First World War

Reflecting on Malta’s vocation as a hub for healthcare and medical education 100 years after the end of WWI

In dramatic contrast to the Second World War, Malta was spared direct involvement in the First World War. Nevertheless, it played a significant strategic role in the conflict. 1915 saw the beginning of Malta's rapid and large-scale transformation into an island hospital. By the end of the war Malta had earned the title of 'Nurse of the Mediterranean', tending to thousands of sick and wounded servicemen daily, offering them respite, refuge and rehabilitation. Malta's present reputation for excellence in medical and healthcare, and medical education has its roots in centuries of tradition including its experience in the Great War.

Sir Archibald Edward Garrod (1857-1936), Regius Professor of Medicine at the University of Oxford from 1920 to 1927, served in Malta throughout the First World War as consulting physician to the Army. He contributed decisively to bringing the then infant science of Biochemical Genetics to bear on Medicine and Pathology. On 16 December 2016, together with three other Army doctors, he was conferred the honorary degree of MD "in recognition of the high qualifications possessed and of the special services rendered by the same eminent professors in the cause of humanity during the war".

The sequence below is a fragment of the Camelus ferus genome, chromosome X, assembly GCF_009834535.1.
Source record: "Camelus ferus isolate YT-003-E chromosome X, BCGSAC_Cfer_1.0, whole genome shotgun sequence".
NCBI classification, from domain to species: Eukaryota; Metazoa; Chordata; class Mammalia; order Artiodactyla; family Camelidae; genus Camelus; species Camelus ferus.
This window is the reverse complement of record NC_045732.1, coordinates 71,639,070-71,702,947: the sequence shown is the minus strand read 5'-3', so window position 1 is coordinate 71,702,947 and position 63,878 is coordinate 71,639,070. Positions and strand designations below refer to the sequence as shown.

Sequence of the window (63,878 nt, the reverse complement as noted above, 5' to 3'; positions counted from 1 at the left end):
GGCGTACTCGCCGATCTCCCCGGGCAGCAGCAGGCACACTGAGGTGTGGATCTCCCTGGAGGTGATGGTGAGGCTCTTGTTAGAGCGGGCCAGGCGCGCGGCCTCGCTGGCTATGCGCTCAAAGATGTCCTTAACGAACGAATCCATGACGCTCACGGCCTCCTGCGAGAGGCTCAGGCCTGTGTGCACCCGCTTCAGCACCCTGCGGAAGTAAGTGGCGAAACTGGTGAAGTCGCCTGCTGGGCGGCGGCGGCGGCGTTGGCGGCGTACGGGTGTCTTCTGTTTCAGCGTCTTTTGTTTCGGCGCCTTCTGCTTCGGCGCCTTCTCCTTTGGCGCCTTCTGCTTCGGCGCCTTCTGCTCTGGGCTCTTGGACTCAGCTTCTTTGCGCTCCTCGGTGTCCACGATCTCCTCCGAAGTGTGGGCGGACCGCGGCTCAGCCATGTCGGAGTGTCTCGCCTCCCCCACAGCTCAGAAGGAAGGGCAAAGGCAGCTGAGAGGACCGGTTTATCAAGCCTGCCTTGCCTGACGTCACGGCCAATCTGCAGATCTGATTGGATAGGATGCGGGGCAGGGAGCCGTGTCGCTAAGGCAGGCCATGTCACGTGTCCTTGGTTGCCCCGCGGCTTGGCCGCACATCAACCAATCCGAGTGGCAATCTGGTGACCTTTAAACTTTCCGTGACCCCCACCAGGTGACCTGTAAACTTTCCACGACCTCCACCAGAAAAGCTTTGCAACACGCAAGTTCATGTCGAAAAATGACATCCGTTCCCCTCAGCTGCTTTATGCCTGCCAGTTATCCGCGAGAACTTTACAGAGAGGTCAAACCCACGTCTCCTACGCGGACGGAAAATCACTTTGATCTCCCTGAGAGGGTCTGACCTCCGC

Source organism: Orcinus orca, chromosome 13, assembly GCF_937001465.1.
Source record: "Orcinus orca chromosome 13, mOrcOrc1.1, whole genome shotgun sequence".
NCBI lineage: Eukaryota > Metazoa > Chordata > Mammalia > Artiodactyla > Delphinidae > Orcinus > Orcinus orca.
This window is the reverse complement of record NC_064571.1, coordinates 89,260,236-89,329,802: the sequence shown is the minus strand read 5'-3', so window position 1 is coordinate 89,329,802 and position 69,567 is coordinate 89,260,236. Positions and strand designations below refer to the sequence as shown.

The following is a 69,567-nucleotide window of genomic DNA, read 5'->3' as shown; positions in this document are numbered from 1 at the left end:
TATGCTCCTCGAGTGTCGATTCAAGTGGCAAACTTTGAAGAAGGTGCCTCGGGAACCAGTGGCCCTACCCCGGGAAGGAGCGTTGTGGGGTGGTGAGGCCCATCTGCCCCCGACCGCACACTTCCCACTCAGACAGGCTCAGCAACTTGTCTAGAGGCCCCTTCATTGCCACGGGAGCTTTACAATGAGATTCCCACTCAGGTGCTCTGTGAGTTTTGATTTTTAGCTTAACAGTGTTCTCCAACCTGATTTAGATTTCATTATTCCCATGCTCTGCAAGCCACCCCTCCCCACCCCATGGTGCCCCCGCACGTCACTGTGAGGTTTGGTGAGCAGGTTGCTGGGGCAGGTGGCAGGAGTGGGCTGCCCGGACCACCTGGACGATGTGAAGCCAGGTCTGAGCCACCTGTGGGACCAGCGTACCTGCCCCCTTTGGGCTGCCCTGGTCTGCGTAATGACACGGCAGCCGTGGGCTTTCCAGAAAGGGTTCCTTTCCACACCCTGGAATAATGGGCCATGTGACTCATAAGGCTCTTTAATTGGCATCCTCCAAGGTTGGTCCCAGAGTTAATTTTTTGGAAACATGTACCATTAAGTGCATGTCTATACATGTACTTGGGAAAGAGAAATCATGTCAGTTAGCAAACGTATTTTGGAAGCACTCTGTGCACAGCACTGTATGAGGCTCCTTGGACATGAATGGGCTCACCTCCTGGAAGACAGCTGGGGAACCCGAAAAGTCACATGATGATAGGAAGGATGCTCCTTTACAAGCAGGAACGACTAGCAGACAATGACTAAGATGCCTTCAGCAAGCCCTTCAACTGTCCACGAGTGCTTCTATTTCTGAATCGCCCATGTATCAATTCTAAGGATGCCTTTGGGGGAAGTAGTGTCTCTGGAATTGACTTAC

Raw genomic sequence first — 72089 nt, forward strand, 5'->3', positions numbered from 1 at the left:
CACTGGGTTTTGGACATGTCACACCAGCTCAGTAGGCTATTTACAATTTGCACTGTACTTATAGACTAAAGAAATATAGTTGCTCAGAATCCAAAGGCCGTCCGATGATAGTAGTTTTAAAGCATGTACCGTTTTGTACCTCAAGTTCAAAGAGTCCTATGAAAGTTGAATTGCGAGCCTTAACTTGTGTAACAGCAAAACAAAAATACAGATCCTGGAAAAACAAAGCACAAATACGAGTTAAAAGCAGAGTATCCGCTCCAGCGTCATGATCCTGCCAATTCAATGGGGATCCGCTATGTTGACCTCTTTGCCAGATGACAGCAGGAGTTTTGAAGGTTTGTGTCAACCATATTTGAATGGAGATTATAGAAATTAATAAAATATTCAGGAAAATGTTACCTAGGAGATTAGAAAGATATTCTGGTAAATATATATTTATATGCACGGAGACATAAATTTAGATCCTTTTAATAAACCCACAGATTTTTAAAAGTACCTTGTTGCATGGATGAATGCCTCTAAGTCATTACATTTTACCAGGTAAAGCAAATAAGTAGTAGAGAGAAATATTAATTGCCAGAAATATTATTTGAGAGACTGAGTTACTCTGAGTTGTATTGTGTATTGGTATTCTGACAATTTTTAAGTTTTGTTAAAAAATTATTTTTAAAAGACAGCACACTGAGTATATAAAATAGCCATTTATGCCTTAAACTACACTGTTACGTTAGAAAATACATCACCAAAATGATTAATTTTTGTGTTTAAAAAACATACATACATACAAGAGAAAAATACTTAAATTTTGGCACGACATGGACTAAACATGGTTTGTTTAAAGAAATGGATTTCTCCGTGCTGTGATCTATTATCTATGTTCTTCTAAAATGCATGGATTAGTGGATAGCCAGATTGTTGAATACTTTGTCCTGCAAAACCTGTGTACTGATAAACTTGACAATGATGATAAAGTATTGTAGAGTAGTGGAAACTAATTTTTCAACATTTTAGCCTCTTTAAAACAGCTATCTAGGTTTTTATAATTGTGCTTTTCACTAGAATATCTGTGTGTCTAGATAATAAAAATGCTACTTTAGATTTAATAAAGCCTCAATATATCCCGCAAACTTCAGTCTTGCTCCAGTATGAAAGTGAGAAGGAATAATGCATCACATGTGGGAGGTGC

Garrod was convinced that Malta's medical tradition going back to the Hospitaller Knights of St John and its climatic conditions supported the vision of the Maltese Islands as a health haven. Malta's gallant performance during the Great War as "the Nurse of the Mediterranean", he argued, had shown what was possible in this small country even in time of armed conflict. In a 1919 lecture, aptly entitled 'Islands', he reminded his audiences of Malta's experience as "...a hospital-base. During the past four years many thousands of sick and wounded men have passed through the hospitals established in our midst. The island [...] has proved a veritable oasis in a desert of warfare, a haven of rest for our stricken soldiers and sailors, and for the crews and passengers of many torpedoed ships."

That, one hundred years after the end of the First World War, Malta ranks high in terms of global health metrics  9th after Singapore, Norway, Sweden, Israel, UK, Netherlands, Canada and Switzerland (The Lancet, Vol.392, November 10, 2018)  and that it continues to attract medical establishments of repute such as Barts and the London School of Medicine and Dentistry, Queen Mary University of London (3rd best medical school after Oxford and Cambridge, The Guardian 2018)  the latter has recently established an international medical school in Gozo, the country's second medical school after the School of Medicine of the University of Malta, which establishment traces its history to the School of Anatomy and Surgery founded by Grandmaster Nicholas Cottoner in 1676  is also due to our history. A historical curiosity: the main building of Barts in Whitechapel, London, is named after Sir Archibald Edward Garrod.